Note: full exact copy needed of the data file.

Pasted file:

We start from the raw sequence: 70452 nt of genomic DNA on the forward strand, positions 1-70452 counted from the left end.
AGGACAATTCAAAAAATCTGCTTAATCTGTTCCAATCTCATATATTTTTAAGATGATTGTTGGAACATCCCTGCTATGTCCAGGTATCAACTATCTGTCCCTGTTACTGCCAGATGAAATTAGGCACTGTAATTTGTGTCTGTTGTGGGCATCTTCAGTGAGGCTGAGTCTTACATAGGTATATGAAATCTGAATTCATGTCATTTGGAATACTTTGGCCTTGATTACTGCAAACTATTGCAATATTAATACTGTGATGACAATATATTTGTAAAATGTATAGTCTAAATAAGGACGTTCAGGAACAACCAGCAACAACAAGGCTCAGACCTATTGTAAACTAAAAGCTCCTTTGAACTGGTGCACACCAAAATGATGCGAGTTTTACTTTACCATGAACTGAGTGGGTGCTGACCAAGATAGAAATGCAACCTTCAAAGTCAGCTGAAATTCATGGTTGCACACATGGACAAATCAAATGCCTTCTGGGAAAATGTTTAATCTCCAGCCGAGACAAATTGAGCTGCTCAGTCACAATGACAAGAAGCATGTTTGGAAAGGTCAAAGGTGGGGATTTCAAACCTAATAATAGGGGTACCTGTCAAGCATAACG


We start from the raw sequence: 70452 nt of genomic DNA on the forward strand, positions 1-70452 counted from the left end.
AGGACAATTCAAAAAATCTGCTTAATCTGTTCCAATCTCATATATTTTTAAGATGATTGTTGGAACATCCCTGCTATGTCCAGGTATCAACTATCTGTCCCTGTTACTGCCAGATGAAATTAGGCACTGTAATTTGTGTCTGTTGTGGGCATCTTCAGTGAGGCTGAGTCTTACATAGGTATATGAAATCTGAATTCATGTCATTTGGAATACTTTGGCCTTGATTACTGCAAACTATTGCAATATTAATACTGTGATGACAATATATTTGTAAAATGTATAGTCTAAATAAGGACGTTCAGGAACAACCAGCAACAACAAGGCTCAGACCTATTGTAAACTAAAAGCTCCTTTGAACTGGTGCACACCAAAATGATGCGAGTTTTACTTTACCATGAACTGAGTGGGTGCTGACCAAGATAGAAATGCAACCTTCAAAGTCAGCTGAAATTCATGGTTGCACACATGGACAAATCAAATGCCTTCTGGGAAAATGTTTAATCTCCAGCCGAGACAAATTGAGCTGCTCAGTCACAATGACAAGAAGCATGTTTGGAAAGGTCAAAGGTGGGGATTTCAAACCTAATAATAGGGGTACCTGTCAAGCATAACG